Play is an integral part of the early years. But children cannot play freely and independently if they are constantly being hovered over!
If you’ve ever found yourself repeatedly shouting, ‘no, don’t do that!’ millions of times a day, this post is for you.
So what exactly is a ‘yes’ space anyway? Well, as you’ve probably already guessed, it’s a space where your children are free to play without being reprimanded or cautioned constantly.
Here’s what you need to consider:
1. Age appropriate toys
Consider the needs and developmental stage of your youngest child. If you have any children under the age of 3, ensure that any choking hazards are removed from the room. You might have the best intentions in the world to keep small items out of reach, on a top shelf but it is safer all-round if anything dangerous if kept firmly away from the youngest members in the house.
Instead, try a special ‘quiet time’ box for older children, so that they can play uninhibited with small items whilst their younger sibling naps.
2. Limited items
Contrary to what toy adverts would have us believe, kids don’t deal well with too much. It is overwhelming and quite honestly, the reason why children will ‘dump and run.’ It has been proven time and time again that children play better when they have fewer items out.
The key is to include plenty of open-ended items so your children can play in a variety of ways without getting bored.
Check out the 5 steps to play space organisation article here.
3. Secure furniture
Furniture needs to be secured to the walls to avoid the risk of it falling on your child. Just like you would in a baby’s room, avoid placing furniture near windows. Check cords on blinds and replace/ put out of reach in order to avoid strangulation.
4. Items at eye-level
To truly avoid the temptation of climbing, make sure all items are at eye-level. Your little learners will become much more independent if they are not having to constantly ask you for help reaching items, too.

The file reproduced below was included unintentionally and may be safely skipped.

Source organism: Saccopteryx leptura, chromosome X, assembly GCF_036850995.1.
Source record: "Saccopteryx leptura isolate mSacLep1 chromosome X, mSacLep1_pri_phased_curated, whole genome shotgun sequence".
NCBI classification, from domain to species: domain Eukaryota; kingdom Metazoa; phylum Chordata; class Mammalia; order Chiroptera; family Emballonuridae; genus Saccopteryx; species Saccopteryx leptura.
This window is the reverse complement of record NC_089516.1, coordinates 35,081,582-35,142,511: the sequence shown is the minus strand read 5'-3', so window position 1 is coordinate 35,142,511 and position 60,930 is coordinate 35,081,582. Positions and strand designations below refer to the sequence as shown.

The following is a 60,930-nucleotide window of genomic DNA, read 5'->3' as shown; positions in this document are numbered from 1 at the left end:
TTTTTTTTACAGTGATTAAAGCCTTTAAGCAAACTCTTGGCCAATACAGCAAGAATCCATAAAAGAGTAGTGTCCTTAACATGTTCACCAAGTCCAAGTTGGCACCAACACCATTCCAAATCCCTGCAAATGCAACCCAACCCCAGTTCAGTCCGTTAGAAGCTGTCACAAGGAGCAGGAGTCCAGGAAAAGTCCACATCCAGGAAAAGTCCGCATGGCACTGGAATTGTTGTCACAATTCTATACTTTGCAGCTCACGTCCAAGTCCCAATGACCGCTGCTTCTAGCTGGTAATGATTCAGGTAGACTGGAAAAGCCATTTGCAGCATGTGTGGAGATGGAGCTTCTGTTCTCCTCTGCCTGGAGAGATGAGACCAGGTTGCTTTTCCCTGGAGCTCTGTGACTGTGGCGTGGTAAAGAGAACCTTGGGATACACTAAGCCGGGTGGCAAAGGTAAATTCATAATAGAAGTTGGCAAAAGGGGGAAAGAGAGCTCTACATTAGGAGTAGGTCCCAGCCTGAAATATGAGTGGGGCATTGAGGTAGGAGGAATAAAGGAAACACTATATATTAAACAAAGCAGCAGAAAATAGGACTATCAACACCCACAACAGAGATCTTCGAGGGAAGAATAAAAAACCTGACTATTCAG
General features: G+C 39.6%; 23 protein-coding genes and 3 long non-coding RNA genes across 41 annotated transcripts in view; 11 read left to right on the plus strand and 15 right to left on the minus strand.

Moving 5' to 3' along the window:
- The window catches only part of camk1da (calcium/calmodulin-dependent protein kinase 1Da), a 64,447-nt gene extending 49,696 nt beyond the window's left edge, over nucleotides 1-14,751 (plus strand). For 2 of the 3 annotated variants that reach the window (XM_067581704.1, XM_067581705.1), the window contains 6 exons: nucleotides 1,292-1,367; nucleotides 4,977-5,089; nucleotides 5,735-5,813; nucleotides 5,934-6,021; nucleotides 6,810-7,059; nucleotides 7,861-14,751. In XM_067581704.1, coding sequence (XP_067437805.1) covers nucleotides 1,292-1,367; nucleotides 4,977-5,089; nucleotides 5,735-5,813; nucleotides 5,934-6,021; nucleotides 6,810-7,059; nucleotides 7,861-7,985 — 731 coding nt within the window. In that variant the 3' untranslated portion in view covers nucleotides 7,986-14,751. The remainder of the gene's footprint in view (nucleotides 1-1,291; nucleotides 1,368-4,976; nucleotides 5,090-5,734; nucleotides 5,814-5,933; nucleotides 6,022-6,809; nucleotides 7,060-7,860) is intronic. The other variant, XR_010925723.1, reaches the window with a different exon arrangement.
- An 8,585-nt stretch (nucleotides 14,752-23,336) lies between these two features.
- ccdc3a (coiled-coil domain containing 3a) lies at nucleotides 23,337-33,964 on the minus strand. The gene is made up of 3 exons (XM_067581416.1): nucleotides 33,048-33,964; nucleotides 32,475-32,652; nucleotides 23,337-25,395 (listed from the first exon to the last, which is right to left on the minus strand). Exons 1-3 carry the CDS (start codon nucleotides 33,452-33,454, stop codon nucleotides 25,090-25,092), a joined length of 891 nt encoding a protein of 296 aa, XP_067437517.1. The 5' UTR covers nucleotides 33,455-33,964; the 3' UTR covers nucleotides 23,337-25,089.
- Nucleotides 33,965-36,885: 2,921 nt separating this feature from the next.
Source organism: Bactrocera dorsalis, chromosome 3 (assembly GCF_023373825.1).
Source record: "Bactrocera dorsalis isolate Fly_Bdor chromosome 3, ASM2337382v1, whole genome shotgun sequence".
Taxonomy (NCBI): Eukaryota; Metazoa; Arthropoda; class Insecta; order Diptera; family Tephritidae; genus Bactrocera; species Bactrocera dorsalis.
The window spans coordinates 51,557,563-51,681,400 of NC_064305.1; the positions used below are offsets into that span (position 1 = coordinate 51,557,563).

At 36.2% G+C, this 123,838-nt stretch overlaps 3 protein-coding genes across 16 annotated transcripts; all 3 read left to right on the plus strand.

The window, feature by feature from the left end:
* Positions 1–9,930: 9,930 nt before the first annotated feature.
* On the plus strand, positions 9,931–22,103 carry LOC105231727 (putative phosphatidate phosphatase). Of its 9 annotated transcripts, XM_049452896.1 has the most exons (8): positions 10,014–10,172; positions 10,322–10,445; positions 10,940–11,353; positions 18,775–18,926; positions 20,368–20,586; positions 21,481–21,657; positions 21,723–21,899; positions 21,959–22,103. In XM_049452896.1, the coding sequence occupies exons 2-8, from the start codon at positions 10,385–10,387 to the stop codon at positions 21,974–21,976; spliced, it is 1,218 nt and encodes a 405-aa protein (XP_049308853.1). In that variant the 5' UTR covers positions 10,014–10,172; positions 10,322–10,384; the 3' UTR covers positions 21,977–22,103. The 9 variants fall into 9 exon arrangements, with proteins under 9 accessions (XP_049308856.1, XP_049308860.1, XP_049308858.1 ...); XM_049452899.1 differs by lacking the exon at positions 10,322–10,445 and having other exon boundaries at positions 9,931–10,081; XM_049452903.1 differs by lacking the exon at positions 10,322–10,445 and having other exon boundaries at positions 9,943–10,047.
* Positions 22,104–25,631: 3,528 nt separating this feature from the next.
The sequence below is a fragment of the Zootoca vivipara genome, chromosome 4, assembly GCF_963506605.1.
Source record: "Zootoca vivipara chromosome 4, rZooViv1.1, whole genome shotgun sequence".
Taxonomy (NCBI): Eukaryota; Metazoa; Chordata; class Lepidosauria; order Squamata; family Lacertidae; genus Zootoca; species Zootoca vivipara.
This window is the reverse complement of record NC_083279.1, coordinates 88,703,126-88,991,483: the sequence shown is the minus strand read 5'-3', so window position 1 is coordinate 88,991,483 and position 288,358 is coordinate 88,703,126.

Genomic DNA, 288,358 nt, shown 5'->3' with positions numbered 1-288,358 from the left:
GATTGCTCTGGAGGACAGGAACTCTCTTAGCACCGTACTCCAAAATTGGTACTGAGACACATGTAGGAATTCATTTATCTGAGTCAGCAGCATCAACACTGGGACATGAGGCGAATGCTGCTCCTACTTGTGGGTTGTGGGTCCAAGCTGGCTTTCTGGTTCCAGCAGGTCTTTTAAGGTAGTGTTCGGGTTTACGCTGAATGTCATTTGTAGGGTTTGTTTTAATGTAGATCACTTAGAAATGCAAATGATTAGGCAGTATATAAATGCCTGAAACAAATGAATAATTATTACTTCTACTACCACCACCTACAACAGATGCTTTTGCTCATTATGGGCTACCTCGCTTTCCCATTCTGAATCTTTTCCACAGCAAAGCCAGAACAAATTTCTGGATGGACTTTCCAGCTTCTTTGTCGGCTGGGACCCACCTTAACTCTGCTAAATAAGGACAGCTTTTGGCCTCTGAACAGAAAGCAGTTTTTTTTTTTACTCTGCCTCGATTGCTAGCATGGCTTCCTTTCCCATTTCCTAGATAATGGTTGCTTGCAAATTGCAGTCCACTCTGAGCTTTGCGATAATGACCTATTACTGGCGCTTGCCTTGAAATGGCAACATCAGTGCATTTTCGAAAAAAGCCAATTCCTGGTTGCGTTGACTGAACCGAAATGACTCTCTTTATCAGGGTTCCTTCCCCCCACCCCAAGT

Not only is it safer, but more appealing for your children too. Think for a second about the way supermarket shelves are stocked. Big brands pay a premium for their stock to be placed at eye-level, whilst low-budget brands are out of sight. Your child is much more likely to play with an item that is directly in their eyeline.
You can read more about our favourite play space furniture here.
5. Avoid items that need close supervision
Sure, an art space is really nice to have but if you can’t trust your child to create without smearing paint on the carpet and drawing on the walls, you need to remove them from temptation.
Our current solution is the IKEA Raskog trolley. My 4 year-old daughter is perfectly capable of wheeling the trolley from the utility to the table all by herself, but I also avoid the problem of my 2 year old son redecorating without my knowledge!
6. Pay attention to play schemas and interests
Following play schemas is a huge part of my own parenting and education methods. Put simply, it’s about looking at repeated patterns of behaviour, then providing toys and materials that will help extend that curiosity.
As one example, if your toddler suddenly starts throwing everything in sight, they are likely exploring the trajectory schema. They aren’t being ‘naughty’ – simply seeing what happens.
Instead of constantly shouting, ‘no, stop throwing!’ remove any items that could get damaged or cause injury (wooden blocks, for example) and replace with balls and soft toys.